Nanostructured Ultrafiltration Membranes for Biological Applications
Small Business Information
Synkera Technologies, Inc., 2605 Trade Centre Ave., LONGMONT, CO, -
AbstractDESCRIPTION (provided by applicant): This multi-phase SBIR project targets a significant problem within the mission of the National Institute of General Medical Sciences: rapid size-based purification and separation of macromolecules, including proteins, n ucleic acids and polysaccharides. The main objective is to develop novel ultrafiltration membranes with unprecedented sharp and controllable molecular-weight cut-off (MWCO) and reduced fouling. Such membranes are needed to fully realize the potential benef its of ultrafiltration (UF) and thereby address various pressing needs in biochemical and medical research, medical care, bioanalysis and biomanufacturing. Synkera aims to addresses this challenge by developing and commercializing membranes made from self- organized nanoporous ceramic with practically monodisperse nanometer-scale pores. At the core of this approach, which was proven feasible in Phase I, is Synkera's unprecedented ability to precisely tune the membrane pore diameter to any value in the 0.5-15 0 nm range. All the key Phase I objectives have been met or exceeded. For the first time, Synkera fabricated prototypes of such membranes and demonstrated their superior performance in comparison with commercial membranes. A clear breakthrough opportunity is now open to develop a whole new family of UF membranes for a variety of applications with enormous market potential and technical, economical, and health benefits to the end users, consumers and patients. Not only do the new membranes offer a performanc e improvement for established UF uses, but the advanced architecture and unrivaled control of the structure of Synkera's membranes also potentially enable new breakthrough applications such as fractionation of complex macromolecule mixtures. To fully explo re the potential of this technology, Synkera established collaborative RandD with several academic and industrial partners. The near-term products based on the proposed technology include planar UF filters that outperform currently available membranes, as well as application-specific membranes (e.g., for protein separation) and bioanalysis substrates (e.g., for glucose sensing). In partnership with OEM manufacturers of biomedical consumables, we will also develop and commercialize centrifuge, syringe and in -line filters, filter cartridges, multiwell-plate inserts, and UF modules. The main objective of Phase II is now to perform a systematic development of the membrane technology to meet the requirements of different applications, and advance it to a readines s level that enables inexpensive yet high-performance membranes and derivative products. PUBLIC HEALTH RELEVANCE: The project addresses a significant problem in biomedical research and medical care: rapid size-based purification and separation of ma cromolecules, including proteins, nucleic acids and polysaccharides. The development of novel advanced ultrafiltration membranes with unprecedented sharp and controllable molecular-weight cut-off and reduced fouling is proposed. The proposed technology wil l enable a novel family of high-performance membranes for use in biochemical analysis, laboratory studies, and, potentially, in hemodialysis for treatment of end-stage renal failure and in open heart surgery for blood oxygenation.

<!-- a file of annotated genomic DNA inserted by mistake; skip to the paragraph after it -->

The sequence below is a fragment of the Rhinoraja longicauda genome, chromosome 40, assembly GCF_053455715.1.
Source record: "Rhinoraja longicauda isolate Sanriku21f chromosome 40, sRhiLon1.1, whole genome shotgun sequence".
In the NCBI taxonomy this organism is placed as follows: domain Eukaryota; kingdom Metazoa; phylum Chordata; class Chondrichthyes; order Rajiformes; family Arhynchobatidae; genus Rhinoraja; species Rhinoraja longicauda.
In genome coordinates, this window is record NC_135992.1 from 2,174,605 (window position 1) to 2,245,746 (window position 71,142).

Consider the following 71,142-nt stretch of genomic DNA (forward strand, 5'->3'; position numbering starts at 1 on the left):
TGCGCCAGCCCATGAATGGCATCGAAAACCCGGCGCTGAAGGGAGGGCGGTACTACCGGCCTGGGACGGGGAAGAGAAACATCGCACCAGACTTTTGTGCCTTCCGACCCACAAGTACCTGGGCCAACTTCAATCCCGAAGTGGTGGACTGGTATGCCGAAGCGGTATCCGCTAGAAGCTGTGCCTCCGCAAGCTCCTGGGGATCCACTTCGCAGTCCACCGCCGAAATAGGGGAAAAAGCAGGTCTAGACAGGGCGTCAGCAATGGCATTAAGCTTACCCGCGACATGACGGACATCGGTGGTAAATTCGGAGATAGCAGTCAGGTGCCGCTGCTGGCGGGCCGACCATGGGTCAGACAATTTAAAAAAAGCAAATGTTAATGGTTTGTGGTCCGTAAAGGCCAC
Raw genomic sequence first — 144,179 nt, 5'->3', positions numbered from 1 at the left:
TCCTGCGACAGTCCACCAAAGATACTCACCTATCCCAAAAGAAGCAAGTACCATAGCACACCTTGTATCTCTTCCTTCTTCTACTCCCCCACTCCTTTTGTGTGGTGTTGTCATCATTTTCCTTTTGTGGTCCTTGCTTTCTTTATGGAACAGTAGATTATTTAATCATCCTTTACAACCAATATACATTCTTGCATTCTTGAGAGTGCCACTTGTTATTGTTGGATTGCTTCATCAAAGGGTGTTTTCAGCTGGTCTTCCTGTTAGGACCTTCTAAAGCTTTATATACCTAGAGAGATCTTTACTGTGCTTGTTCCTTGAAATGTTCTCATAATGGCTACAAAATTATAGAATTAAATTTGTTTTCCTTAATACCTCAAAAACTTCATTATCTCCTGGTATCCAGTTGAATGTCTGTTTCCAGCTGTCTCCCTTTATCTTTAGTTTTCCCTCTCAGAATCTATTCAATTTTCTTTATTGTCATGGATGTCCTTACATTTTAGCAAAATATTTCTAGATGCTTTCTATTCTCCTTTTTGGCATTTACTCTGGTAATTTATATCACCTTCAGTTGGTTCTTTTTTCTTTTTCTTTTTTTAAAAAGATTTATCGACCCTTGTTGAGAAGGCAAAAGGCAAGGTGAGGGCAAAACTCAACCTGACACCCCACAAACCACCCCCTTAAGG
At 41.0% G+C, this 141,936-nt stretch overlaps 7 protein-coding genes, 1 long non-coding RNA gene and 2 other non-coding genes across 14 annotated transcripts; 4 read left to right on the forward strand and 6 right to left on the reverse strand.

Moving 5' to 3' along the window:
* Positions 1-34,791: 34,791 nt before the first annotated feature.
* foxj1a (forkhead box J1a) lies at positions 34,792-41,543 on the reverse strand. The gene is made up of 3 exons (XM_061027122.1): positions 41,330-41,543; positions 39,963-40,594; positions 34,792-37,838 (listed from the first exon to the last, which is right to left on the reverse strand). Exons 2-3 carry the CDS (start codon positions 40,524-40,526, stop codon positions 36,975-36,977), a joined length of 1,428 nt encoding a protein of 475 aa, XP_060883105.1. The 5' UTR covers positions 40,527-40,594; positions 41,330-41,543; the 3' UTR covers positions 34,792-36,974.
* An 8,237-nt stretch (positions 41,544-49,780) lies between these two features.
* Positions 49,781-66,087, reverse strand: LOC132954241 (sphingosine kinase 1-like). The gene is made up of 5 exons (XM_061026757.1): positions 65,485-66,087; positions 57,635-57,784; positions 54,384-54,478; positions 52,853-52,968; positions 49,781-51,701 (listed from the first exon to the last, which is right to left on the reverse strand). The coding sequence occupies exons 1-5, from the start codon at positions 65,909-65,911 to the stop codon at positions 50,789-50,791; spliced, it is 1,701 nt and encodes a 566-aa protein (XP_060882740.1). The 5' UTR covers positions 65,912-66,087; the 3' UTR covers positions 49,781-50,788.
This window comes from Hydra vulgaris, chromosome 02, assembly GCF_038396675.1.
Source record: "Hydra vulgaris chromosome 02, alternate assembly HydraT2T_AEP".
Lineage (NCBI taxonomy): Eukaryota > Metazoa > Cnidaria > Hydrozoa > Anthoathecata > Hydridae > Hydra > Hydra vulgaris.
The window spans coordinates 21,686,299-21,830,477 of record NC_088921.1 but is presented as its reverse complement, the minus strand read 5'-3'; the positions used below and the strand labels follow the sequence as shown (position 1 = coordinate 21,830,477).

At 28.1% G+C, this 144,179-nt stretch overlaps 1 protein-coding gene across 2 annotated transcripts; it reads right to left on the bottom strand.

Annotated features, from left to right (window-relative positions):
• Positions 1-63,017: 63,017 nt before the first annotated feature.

* information listed above is at the time of submission.